One thing I know (not think–KNOW) about HR is that it’s full of people who never get out of their cave.

You need to get out of your comfort zone. Read and do things outside of the specific HR body of knowledge to be better. That’s how I found myself reading a manual by Mailchimp on how to avoid spam filters. I want to be sure that the messages I craft are not being caught by email providers and firewalls, so I spent some time checking out the guide.

But then I started thinking about our daily lives. There’s a significant amount of noise around us daily. In my role as the communications guy at work, I might be able to get around any technology-related filters, but there are plenty of verbal/human filters that will prevent my messages from arriving at their destinations with the full intent and purpose with which I sent them.

Let’s look at a few concepts on this topic and how to avoid the human filters that prevent communication from taking place. Here are some of the most common email spam issues you would see (hint: don’t include these in ANY of your communications):

  • Using spammy phrases, like “Click here!” or “Once in a lifetime opportunity!”
  • Going crazy with exclamation points!!!!!!!!!!!!!!!
  • USING ALL CAPS, WHICH IS LIKE SCREAMING AT THE TOP OF YOUR LUNGS VIA EMAIL (especially in the subject line)
  • Coloring fonts bright red or green, adding lots of italics, underlined text, or bold fonts

That covers a few of the glaring problems in the written world, but what about the verbal/nonverbal conversations we have on a daily basis? Here are some ideas to consider.

  • Don’t look at your phone when you’re talking with someone. Super rude.
  • Do make eye contact. Know how much is appropriate based on what local culture dictates.
  • Do ensure nonverbal cues (posture, hand gestures, facial expressions) convey that you’re interested in the other person.
  • Don’t assume that everyone understands and processes information in the same way you do.
  • Assume the other person is competent, and even if proven otherwise, treat them kindly.

Just doing a few of these will help to avoid problems or confusion when it comes to communication. And when it comes to critical items like overall corporate communications, a little help can go a long way.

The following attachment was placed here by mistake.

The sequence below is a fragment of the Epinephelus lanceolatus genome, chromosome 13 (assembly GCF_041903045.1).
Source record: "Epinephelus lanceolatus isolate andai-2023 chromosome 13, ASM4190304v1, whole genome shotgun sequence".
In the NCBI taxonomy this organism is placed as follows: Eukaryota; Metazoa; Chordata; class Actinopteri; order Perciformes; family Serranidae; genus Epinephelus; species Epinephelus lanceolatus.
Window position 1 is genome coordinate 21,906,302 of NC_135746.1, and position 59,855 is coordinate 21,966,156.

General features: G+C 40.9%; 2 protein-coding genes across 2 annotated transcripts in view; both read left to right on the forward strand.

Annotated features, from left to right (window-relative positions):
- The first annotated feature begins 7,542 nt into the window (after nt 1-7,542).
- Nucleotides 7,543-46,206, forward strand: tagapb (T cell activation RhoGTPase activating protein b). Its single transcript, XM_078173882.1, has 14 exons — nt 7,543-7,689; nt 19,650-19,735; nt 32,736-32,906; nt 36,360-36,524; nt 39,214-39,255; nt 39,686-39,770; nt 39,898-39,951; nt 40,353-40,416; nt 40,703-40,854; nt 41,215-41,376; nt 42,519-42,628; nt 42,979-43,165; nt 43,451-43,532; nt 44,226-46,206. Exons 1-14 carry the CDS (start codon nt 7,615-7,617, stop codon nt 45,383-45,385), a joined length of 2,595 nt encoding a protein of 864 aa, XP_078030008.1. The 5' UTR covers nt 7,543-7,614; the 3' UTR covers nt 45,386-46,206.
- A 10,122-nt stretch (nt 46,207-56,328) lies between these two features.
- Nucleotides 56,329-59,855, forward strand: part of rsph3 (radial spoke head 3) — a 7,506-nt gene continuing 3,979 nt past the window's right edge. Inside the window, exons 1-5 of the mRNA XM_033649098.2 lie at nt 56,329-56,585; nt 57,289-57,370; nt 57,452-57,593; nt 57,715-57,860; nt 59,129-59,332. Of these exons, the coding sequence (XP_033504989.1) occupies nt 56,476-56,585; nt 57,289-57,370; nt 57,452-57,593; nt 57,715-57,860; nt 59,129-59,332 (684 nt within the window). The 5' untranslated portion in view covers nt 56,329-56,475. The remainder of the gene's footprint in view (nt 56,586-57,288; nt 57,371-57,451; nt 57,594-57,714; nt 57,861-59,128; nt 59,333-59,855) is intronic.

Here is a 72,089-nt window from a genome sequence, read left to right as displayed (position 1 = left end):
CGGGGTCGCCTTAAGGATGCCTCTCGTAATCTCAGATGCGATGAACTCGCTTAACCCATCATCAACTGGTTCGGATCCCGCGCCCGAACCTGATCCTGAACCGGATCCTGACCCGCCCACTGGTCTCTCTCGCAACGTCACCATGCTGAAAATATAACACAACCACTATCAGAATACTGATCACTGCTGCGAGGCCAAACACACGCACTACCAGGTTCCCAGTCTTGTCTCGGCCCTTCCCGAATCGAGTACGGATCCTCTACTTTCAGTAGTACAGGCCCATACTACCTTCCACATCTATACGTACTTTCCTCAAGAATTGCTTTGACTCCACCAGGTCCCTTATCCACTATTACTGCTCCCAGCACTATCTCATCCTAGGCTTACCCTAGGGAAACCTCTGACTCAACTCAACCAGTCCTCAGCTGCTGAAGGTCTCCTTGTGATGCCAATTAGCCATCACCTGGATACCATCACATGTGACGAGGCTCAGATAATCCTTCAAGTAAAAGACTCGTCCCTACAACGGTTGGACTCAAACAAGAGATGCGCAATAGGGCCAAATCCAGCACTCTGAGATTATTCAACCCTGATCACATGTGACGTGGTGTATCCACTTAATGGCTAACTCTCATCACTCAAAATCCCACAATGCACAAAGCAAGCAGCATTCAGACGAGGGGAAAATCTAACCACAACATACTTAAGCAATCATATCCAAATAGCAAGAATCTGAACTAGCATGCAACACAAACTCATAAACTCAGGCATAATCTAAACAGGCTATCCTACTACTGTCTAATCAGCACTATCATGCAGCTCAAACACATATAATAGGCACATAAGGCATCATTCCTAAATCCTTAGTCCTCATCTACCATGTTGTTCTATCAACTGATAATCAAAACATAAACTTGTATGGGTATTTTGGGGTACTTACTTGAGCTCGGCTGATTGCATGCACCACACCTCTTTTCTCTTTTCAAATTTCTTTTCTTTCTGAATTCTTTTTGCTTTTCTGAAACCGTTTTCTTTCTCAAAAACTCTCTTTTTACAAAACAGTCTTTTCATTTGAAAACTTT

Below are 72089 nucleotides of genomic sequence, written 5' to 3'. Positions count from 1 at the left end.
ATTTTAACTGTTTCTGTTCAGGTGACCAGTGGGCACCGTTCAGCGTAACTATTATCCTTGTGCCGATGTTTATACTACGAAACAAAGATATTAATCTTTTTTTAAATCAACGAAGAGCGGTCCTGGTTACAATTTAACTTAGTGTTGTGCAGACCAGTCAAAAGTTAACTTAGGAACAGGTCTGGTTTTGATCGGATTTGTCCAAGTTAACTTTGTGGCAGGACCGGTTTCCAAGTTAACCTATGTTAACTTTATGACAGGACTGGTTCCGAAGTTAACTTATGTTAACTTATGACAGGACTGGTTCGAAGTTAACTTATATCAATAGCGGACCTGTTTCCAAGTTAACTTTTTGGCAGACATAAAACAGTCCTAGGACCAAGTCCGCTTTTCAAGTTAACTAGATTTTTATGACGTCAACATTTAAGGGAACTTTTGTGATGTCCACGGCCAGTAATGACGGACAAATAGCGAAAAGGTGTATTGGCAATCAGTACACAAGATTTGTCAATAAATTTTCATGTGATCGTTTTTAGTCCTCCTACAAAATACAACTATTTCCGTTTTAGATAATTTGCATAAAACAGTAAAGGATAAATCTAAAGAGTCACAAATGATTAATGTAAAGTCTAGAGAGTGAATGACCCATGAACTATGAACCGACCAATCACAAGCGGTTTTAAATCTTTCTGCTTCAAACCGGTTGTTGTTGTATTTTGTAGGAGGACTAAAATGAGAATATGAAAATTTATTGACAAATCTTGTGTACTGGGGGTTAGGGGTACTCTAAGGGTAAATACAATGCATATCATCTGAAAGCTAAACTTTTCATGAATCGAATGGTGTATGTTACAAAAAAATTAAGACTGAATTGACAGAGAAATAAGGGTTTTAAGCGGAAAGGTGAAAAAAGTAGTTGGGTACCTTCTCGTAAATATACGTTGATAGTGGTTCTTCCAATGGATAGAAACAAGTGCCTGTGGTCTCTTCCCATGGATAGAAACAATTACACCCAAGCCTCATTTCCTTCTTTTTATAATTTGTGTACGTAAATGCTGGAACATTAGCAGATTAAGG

What other ways do you see people messing up verbal/nonverbal cues? What advice do you have?

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  • 2 thoughts on “Avoiding the “Spam” Filter with Employee Communication

    1. I really hope this whole “looking at your phone while someone’s talking to you” thing goes away soon. I’ve heard some of my Millennial peers claiming that it’s the new normal, and it’s not rude if everyone does it, but I’m not convinced. I think giving someone your full attention is a pretty basic human courtesy. /end rant

    2. So I love me some !!!!!!! I’m just saying, I fall in that category. Kind of makes me sad that its a bad thing. I also fall in the category of looking at my phone while someone is talking to me. I constantly tell myself “dont do it” when I get that urge while someone is talking to me, but I’m still guilty. That does depend on who is talking though, if the president is in my office talking to me I’m not going to even acknowledge the existence of my cell phone, but if a co-worker who stops in my office often is talking to me I’m likely to look at my phone a time or two. One of the ways we (ANYONE who does it, not just millenials) can break that habit is by wearing a watch. We get used to checking the time on our phone and once we do that we see all the pretty notifications we have and get lost in checking them. On the other end of that though, if I’m talking to someone and they are looking at their phone or shifting around and such I take that as a clue to wrap it up because they need to move on to something else or they have somewhere to be.

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